Precessionally paced Northern Hemispheric meltwater pulses promote build-up of glacial ice-sheets 60-115 ka B.P.
Compared to the rapid glacial terminations, the build-up of glacial ice-sheets
in the northern hemisphere took tens of thousands of years. During the build-
up phase, the growing ice-sheets were subject to major orbitally-induced summer insolation changes, without experiencing complete disintegration. The
reason for this behavior still remains elusive. Here we propose that between
110-60 ka B.P, every ~20 ka increased summer insolation in high northern
latitudes triggered massive instabilities of the Northern Hemispheric ice-sheets,
leading to glacial meltwater pulses and subsequent disruptions of the Atlantic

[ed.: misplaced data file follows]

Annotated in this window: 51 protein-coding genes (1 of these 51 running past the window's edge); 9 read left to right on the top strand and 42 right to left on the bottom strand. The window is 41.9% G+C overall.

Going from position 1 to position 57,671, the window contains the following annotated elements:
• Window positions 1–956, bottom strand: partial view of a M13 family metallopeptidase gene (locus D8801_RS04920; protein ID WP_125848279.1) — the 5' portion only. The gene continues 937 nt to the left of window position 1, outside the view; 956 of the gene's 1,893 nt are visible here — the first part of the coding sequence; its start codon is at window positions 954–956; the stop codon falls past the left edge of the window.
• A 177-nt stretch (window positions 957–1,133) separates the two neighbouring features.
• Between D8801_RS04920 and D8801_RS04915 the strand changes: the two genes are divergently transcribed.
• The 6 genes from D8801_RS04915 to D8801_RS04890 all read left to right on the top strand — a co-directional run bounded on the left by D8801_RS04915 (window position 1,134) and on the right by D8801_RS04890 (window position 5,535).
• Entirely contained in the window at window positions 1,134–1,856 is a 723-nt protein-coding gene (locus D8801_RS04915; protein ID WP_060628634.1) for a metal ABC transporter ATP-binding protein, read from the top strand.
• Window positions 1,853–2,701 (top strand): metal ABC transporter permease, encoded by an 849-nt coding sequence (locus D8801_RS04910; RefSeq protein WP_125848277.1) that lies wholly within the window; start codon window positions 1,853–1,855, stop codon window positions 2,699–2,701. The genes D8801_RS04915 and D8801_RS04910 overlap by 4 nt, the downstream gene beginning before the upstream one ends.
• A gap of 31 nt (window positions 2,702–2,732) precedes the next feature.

Meridional Overturning Circulation (AMOC). Associated severe cooling of
the northern extratropics may have offset the warming trends driven by increased precessional summer insolation. This temperature response diminished the melting trend and stabilized the ice-sheets. Our results suggest that
the competition between the direct insolation changes and the indirect climate response to AMOC disturbances may be an important negative feed-
back that supports the build-up of glacial ice-sheets.